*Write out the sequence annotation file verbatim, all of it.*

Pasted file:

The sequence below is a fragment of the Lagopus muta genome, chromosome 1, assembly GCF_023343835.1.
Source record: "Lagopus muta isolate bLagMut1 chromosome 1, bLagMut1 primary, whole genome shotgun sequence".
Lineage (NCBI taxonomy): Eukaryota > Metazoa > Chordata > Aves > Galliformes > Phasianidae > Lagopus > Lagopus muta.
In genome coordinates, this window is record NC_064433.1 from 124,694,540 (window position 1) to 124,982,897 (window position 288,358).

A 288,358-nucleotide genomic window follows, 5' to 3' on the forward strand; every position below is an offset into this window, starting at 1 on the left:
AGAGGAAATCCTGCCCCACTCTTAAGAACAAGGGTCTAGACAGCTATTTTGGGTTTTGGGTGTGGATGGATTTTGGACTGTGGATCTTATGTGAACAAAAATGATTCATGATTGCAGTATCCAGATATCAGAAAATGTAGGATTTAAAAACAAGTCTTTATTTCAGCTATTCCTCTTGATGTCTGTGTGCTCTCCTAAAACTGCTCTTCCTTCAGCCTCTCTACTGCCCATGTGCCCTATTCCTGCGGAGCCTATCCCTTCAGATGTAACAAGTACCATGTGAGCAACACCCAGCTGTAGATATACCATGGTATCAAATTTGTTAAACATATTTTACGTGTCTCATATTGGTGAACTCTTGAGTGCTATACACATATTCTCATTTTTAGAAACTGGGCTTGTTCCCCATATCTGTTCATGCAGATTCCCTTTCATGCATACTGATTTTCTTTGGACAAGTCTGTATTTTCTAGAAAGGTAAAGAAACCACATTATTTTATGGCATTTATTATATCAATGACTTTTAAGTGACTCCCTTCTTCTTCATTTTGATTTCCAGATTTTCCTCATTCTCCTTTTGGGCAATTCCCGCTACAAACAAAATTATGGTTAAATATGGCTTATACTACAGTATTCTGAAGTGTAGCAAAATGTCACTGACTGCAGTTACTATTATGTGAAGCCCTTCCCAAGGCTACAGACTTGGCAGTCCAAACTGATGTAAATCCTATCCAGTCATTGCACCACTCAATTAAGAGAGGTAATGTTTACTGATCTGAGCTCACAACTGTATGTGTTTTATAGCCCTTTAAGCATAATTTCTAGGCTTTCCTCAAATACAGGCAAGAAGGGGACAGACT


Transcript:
The sequence below is a fragment of the Lagopus muta genome, chromosome 1, assembly GCF_023343835.1.
Source record: "Lagopus muta isolate bLagMut1 chromosome 1, bLagMut1 primary, whole genome shotgun sequence".
Lineage (NCBI taxonomy): Eukaryota > Metazoa > Chordata > Aves > Galliformes > Phasianidae > Lagopus > Lagopus muta.
In genome coordinates, this window is record NC_064433.1 from 124,694,540 (window position 1) to 124,982,897 (window position 288,358).

A 288,358-nucleotide genomic window follows, 5' to 3' on the forward strand; every position below is an offset into this window, starting at 1 on the left:
AGAGGAAATCCTGCCCCACTCTTAAGAACAAGGGTCTAGACAGCTATTTTGGGTTTTGGGTGTGGATGGATTTTGGACTGTGGATCTTATGTGAACAAAAATGATTCATGATTGCAGTATCCAGATATCAGAAAATGTAGGATTTAAAAACAAGTCTTTATTTCAGCTATTCCTCTTGATGTCTGTGTGCTCTCCTAAAACTGCTCTTCCTTCAGCCTCTCTACTGCCCATGTGCCCTATTCCTGCGGAGCCTATCCCTTCAGATGTAACAAGTACCATGTGAGCAACACCCAGCTGTAGATATACCATGGTATCAAATTTGTTAAACATATTTTACGTGTCTCATATTGGTGAACTCTTGAGTGCTATACACATATTCTCATTTTTAGAAACTGGGCTTGTTCCCCATATCTGTTCATGCAGATTCCCTTTCATGCATACTGATTTTCTTTGGACAAGTCTGTATTTTCTAGAAAGGTAAAGAAACCACATTATTTTATGGCATTTATTATATCAATGACTTTTAAGTGACTCCCTTCTTCTTCATTTTGATTTCCAGATTTTCCTCATTCTCCTTTTGGGCAATTCCCGCTACAAACAAAATTATGGTTAAATATGGCTTATACTACAGTATTCTGAAGTGTAGCAAAATGTCACTGACTGCAGTTACTATTATGTGAAGCCCTTCCCAAGGCTACAGACTTGGCAGTCCAAACTGATGTAAATCCTATCCAGTCATTGCACCACTCAATTAAGAGAGGTAATGTTTACTGATCTGAGCTCACAACTGTATGTGTTTTATAGCCCTTTAAGCATAATTTCTAGGCTTTCCTCAAATACAGGCAAGAAGGGGACAGACT